Ruled by the Al Thani family since the mid-1800s, Qatar transformed itself from a poor British protectorate noted mainly for pearling into an independent state with significant oil and natural gas revenues. During the late 1980s and early 1990s, the Qatari economy was crippled by a continuous siphoning off of petroleum revenues by the Amir, who had ruled the country since 1972. His son, the current Amir HAMAD bin Khalifa Al Thani, overthrew the father in a bloodless coup in 1995. In 2001, Qatar resolved its longstanding border disputes with both Bahrain and Saudi Arabia. As of 2007, oil and natural gas revenues had enabled Qatar to attain the highest per capita income in the world. Qatar has not experienced the level of unrest or violence seen in other Near Eastern and North African countries in 2010-11, due in part to its immense wealth. Qatar's international image is bolstered in part by the Doha-based Al Jazeera news network, which has provided comprehensive coverage of the Near East and North African Arab revolutions. Additionally, Qatar played a significant role in the Libyan revolution by pressing the Gulf Cooperation Council and the Arab League to assist the Libyan rebel movement.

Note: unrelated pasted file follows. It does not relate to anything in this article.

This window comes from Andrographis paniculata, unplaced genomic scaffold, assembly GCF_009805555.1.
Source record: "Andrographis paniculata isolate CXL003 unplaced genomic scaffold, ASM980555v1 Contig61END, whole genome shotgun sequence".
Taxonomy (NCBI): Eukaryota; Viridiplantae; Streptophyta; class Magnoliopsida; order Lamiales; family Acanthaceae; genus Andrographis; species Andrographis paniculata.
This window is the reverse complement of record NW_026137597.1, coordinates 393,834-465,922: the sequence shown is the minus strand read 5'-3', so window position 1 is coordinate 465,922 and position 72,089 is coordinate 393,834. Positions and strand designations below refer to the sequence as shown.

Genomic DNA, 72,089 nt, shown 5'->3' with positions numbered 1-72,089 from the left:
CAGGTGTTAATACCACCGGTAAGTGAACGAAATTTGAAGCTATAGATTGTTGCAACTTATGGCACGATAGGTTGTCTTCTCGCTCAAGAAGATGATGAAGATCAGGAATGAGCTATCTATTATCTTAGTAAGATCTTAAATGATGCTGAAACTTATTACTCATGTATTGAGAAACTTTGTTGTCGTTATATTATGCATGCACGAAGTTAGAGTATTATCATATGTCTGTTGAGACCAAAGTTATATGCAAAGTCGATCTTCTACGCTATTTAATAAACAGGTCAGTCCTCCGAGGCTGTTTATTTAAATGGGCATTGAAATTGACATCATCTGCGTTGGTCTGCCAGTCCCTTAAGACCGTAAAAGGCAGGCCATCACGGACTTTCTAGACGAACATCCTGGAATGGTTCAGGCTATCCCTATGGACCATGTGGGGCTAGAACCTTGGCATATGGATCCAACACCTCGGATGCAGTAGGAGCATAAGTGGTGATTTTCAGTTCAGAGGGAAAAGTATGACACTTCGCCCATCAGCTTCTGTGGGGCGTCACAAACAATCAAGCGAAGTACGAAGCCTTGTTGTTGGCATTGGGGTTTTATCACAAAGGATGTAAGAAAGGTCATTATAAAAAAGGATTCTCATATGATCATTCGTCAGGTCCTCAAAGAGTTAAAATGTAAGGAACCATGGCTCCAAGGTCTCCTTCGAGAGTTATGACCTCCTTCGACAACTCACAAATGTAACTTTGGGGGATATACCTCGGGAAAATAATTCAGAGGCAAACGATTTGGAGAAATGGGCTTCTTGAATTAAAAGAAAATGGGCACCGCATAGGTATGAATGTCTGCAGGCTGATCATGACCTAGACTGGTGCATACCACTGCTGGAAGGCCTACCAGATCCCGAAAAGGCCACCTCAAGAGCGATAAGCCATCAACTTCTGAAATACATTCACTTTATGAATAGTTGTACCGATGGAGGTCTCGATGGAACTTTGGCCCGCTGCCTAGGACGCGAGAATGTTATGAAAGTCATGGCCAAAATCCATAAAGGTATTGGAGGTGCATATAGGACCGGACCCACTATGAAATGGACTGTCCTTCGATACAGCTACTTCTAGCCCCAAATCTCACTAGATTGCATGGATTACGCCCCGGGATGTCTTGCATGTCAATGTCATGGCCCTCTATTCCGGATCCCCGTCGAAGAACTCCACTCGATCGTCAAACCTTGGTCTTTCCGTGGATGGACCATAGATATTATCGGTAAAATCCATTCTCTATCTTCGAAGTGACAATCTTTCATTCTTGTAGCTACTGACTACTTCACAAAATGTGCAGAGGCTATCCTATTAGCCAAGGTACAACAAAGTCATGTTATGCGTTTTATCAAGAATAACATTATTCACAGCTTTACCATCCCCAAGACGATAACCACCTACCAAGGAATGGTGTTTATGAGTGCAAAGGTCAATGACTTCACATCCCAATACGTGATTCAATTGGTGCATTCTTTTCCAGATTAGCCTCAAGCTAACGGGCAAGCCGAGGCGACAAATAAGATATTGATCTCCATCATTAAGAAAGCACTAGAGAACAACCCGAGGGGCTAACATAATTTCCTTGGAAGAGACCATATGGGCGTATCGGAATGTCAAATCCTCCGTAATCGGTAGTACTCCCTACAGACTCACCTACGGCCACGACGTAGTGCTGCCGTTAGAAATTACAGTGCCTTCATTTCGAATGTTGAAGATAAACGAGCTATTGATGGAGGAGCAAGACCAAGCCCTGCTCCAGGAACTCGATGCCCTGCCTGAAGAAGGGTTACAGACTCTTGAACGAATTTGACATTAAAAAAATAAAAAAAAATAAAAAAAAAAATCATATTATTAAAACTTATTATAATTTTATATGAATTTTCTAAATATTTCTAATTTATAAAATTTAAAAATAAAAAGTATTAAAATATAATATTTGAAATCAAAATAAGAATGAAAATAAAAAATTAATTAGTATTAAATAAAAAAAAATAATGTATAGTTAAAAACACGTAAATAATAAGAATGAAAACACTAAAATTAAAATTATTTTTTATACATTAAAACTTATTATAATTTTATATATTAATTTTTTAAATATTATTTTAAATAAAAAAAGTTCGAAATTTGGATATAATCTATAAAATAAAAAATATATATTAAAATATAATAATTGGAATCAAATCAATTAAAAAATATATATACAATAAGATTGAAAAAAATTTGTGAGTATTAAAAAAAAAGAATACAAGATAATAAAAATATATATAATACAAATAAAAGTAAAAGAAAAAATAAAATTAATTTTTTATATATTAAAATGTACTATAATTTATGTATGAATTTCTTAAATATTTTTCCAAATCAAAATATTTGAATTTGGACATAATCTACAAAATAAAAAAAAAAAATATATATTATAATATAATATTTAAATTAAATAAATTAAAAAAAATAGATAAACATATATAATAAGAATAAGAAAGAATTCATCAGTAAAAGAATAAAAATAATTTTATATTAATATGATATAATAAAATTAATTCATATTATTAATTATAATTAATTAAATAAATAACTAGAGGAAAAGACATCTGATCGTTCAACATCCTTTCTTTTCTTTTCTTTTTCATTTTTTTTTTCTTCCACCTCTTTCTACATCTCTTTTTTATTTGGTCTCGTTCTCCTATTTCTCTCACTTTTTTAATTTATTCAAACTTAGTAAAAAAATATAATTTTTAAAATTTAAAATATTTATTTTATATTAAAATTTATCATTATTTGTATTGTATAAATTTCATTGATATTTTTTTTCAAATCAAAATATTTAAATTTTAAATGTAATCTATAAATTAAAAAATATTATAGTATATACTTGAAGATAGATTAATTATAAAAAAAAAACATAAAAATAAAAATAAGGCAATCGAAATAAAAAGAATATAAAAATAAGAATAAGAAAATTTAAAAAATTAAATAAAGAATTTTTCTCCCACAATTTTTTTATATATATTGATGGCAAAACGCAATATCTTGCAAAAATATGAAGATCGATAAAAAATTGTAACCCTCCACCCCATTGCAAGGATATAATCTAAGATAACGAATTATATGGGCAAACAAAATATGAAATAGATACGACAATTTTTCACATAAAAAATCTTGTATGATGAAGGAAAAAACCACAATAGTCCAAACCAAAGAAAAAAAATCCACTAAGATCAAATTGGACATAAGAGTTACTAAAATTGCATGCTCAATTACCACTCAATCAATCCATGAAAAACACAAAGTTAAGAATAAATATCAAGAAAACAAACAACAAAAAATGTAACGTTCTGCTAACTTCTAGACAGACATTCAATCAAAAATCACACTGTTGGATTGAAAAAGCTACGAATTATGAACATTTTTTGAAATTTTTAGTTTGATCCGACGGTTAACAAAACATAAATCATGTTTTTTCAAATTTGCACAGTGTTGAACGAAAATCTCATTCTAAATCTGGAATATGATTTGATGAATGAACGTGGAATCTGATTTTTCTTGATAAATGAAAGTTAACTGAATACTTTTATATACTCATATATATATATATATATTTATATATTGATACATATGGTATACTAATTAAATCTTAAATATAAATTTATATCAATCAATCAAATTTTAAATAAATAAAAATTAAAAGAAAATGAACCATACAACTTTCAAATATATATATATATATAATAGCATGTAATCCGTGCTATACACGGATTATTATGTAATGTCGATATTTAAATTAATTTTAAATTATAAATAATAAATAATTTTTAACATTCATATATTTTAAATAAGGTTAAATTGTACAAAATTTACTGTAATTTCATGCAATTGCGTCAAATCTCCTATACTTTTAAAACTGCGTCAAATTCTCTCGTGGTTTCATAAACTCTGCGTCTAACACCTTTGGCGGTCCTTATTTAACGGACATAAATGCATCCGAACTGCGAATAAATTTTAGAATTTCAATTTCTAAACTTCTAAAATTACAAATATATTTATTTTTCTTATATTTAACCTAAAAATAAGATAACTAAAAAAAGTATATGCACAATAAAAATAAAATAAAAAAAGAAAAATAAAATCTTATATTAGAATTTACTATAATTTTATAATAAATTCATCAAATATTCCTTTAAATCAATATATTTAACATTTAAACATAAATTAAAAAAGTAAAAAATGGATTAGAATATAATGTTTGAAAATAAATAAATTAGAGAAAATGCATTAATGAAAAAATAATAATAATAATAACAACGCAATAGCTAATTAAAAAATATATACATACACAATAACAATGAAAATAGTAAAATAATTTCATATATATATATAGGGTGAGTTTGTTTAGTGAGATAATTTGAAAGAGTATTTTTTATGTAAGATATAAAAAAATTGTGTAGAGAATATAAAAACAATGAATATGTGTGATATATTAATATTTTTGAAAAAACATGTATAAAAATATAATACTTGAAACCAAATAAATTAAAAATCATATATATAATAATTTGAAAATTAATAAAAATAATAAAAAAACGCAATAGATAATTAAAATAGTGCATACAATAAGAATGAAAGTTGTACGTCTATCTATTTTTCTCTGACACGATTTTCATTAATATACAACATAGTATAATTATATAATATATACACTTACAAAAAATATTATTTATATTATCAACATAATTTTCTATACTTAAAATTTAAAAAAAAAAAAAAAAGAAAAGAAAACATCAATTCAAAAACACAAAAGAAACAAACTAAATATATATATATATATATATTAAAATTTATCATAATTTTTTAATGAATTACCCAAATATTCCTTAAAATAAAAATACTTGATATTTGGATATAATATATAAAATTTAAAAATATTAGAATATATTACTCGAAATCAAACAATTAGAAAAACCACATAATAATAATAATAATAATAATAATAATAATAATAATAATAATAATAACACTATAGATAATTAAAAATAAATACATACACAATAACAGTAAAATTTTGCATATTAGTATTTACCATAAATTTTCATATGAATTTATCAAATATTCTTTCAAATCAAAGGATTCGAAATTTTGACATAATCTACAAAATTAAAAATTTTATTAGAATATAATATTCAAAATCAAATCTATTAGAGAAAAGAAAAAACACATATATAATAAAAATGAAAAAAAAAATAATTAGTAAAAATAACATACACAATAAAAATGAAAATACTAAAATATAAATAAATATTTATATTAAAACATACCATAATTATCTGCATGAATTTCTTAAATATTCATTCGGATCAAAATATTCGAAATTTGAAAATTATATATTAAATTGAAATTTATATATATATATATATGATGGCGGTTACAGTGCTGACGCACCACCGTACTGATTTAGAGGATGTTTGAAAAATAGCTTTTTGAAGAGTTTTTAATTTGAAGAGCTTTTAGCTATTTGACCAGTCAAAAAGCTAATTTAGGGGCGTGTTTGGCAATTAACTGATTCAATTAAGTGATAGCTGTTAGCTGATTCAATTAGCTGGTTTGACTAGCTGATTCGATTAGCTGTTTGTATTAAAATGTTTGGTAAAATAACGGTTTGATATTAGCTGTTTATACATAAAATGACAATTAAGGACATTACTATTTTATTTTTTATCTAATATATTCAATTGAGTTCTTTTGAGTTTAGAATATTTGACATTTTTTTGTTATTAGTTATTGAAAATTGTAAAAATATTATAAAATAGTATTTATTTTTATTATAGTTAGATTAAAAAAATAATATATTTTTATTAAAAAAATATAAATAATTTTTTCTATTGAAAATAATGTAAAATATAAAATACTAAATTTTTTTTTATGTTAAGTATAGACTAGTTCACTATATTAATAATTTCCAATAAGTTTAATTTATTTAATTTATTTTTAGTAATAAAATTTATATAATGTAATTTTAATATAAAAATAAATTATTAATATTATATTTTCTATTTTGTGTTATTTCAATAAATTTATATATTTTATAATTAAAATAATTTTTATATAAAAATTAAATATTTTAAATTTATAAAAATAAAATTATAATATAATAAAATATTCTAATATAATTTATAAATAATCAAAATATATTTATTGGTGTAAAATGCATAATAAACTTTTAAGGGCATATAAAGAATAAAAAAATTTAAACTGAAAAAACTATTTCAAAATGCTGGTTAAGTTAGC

Qatar has prospered in the last several years with continued high real GDP growth. Throughout the financial crisis Qatari authorities sought to protect the local banking sector with direct investments into domestic banks. GDP grew sharply in 2010 largely due to the increase in oil prices, and 2011's growth was supported by Qatar's investment in expanding its gas sector. GDP slowed to 6.6% in 2012 as Qatar''s gas sector expansion moved toward completion. Economic policy is focused on developing Qatar''s nonassociated natural gas reserves and increasing private and foreign investment in non-energy sectors, but oil and gas still account for more than 50% of GDP, roughly 85% of export earnings, and 70% of government revenues. Oil and gas have made Qatar the world''s highest per-capita income country and the country with the lowest unemployment. Proved oil reserves in excess of 25 billion barrels should enable continued output at current levels for 57 years. Qatar''s proved reserves of natural gas exceed 25 trillion cubic meters, more than 13% of the world total and third largest in the world. Qatar''s successful 2022 World Cup bid will likely accelerate large-scale infrastructure projects such as Qatar''s metro system, light rail system, and the Qatar-Bahrain causeway. The Hamad International Airport is projected to open by the end of 2013 with an annual passenger capacity of 24 million.